Keisha’s Story and New Hope:
Perinatal IMPACT and Legacy Work
Keisha and Alex were looking forward to having their first child, a baby girl. During the first trimester, however, a diagnosis of a genetic condition and a high-risk pregnancy changed the course of their plans and dreams.
They were introduced to the Infant Maternal Perinatal Advanced Care Team (IMPACT) and learned – what was ahead for them, for their pregnancy, and the short life expectancy of their daughter.
IMPACT (a collaborative program from Emily’s House children’s hospice, SickKids Hospital, and Mount Sinai Hospital teams) is available to parents and families who experience a life-threatening diagnosis for their baby during pregnancy. As families are confronted with a number of sensitive and difficult decisions surrounding the life of their unborn child, IMPACT will gently accompany the family from the earliest moment of diagnosis in the hope of creating a lasting narrative for the baby’s life.
Even though Keisha and Alex were in the early shock of just starting to process this new direction their lives were taking, they felt supported by this incredibly caring and compassionate team.
Then, on an autumn weekend, Keisha stopped feeling her baby kicking in her belly….
When Keisha didn’t feel the baby moving anymore, they went for a medical appointment and discovered that their baby had passed in her womb. They were given the option to deliver that day, or to come back in a few days for a scheduled delivery. These parents were distraught and needed time together at home to process. Keisha says the few days were “something of a gift,” that helped them prepare … as much as anyone can for something like this.
Together, these young parents took some time to work through the resource materials and IMPACT Memory Kit, designed to assist parents on this journey. One activity included two pieces of cloth for making hug scarves. Husband and wife made hug scarfs with their arms: tracing mom’s arm on one side of the scarf material, and dad’s arm on the other side of the scarf. They took the finished scarf with them when they returned to the hospital for their scheduled delivery. The nurses traced their baby’s arms in the other, smaller piece of cloth to create a small baby hug, that the parents were able to take home with them. They keep the baby’s hug to today in a bassinet. The hug made with the outline of the parents’ arms was incorporated in a celebration of life ceremony for their baby girl. This is one way they could express: “Love you forever.”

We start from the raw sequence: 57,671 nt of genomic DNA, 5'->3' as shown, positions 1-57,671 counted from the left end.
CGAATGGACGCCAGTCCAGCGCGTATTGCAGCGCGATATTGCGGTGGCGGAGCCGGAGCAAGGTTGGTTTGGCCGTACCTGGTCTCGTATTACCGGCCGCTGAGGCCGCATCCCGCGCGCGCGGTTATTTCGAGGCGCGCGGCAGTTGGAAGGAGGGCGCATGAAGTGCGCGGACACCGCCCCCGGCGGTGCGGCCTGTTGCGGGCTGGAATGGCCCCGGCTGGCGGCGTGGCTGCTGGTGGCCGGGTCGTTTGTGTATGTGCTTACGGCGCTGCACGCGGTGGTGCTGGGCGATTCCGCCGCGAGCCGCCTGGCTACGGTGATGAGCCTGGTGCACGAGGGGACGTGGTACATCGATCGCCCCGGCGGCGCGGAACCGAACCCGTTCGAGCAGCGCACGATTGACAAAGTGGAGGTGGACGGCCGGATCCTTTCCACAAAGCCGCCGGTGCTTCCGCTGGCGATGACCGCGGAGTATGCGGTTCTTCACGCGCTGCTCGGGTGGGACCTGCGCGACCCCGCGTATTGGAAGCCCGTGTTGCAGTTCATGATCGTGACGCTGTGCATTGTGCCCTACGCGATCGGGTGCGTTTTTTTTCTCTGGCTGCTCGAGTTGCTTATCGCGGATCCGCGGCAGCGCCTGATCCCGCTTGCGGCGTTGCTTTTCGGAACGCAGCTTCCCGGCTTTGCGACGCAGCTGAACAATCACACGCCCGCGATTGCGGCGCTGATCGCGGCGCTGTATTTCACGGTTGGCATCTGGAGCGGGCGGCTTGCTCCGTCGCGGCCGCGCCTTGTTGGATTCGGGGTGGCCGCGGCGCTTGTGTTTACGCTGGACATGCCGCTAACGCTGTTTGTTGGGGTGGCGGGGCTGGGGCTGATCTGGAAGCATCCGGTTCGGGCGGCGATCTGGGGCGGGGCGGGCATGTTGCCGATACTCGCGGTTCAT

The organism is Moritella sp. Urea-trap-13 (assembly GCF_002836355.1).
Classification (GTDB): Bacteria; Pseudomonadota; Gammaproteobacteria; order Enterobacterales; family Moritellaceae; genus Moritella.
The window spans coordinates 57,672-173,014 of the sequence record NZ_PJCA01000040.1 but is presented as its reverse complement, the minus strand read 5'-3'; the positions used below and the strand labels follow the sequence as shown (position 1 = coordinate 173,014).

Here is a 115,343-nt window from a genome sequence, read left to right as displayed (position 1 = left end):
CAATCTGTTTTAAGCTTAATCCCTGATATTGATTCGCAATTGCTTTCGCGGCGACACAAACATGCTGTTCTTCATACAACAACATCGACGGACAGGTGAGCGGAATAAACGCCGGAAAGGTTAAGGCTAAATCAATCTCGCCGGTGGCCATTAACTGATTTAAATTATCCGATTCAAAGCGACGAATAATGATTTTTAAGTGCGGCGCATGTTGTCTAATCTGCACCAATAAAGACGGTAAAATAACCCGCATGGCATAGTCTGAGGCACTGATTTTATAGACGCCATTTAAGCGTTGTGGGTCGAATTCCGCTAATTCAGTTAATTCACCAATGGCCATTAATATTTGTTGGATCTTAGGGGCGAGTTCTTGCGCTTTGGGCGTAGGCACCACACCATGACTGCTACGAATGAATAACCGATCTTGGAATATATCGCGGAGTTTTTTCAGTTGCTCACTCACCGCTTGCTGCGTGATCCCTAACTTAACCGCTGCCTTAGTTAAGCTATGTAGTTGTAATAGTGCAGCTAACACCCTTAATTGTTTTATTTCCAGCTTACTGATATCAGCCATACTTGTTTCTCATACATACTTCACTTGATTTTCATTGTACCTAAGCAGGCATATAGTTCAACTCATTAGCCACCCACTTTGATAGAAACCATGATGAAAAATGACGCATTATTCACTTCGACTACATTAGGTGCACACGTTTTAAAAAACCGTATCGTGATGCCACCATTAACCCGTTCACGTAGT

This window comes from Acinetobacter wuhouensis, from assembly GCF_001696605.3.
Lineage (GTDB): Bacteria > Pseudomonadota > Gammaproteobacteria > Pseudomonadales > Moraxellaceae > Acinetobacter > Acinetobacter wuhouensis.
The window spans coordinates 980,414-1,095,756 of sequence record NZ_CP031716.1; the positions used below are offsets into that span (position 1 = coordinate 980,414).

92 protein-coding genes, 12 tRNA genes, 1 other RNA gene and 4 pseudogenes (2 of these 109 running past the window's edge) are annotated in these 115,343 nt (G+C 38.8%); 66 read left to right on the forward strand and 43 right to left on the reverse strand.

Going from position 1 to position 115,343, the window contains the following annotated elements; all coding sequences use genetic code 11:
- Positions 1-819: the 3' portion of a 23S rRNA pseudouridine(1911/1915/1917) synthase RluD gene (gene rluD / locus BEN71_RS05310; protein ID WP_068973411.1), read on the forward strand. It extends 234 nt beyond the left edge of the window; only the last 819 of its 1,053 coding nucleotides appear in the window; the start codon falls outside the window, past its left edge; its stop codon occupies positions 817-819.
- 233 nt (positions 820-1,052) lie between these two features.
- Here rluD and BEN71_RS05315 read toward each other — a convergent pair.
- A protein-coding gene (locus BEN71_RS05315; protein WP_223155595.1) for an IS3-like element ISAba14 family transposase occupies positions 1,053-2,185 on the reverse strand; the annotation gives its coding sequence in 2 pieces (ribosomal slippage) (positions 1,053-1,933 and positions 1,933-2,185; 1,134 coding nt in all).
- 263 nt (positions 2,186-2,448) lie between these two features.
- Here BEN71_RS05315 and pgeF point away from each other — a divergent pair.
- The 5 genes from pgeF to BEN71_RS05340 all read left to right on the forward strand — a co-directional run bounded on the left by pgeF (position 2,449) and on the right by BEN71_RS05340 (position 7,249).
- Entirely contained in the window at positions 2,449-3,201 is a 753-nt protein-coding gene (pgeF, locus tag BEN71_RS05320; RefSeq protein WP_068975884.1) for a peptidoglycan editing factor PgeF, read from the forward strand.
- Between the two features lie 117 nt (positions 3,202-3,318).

At an intimate service, they incorporated a second activity. They started with a painting of a tree trunk and branches, and each person in this loving circle took a turn dipping their finger in paint and pressing their thumb onto the canvas to paint leaves on the Tree of Love. Everyone who participated was deeply moved by this communal art experience, and by being able to help the grieving parents to preserve a keepsake memory of this treasured child. Words can’t do justice to their experience but there was something sacred in this shared art, and something beautiful that they could hold onto.
In the year following, psycho-social supports continued as the care team reached out on milestones dates like Mother’s Day and Father’s Day, and on meaningful memorial dates to encourage the well-being of this family. On one follow-up with Keisha during the first trimester of her next pregnancy, she was anxiously awaiting medical test results, while wondering if she “could even have a healthy pregnancy.” Later, we celebrated the baby’s developmental milestones.
When we last reached out to her, she was still “in awe” of her newborn son, and appreciative of everything. She shared: “It’s so great to see him grow … and breathe.”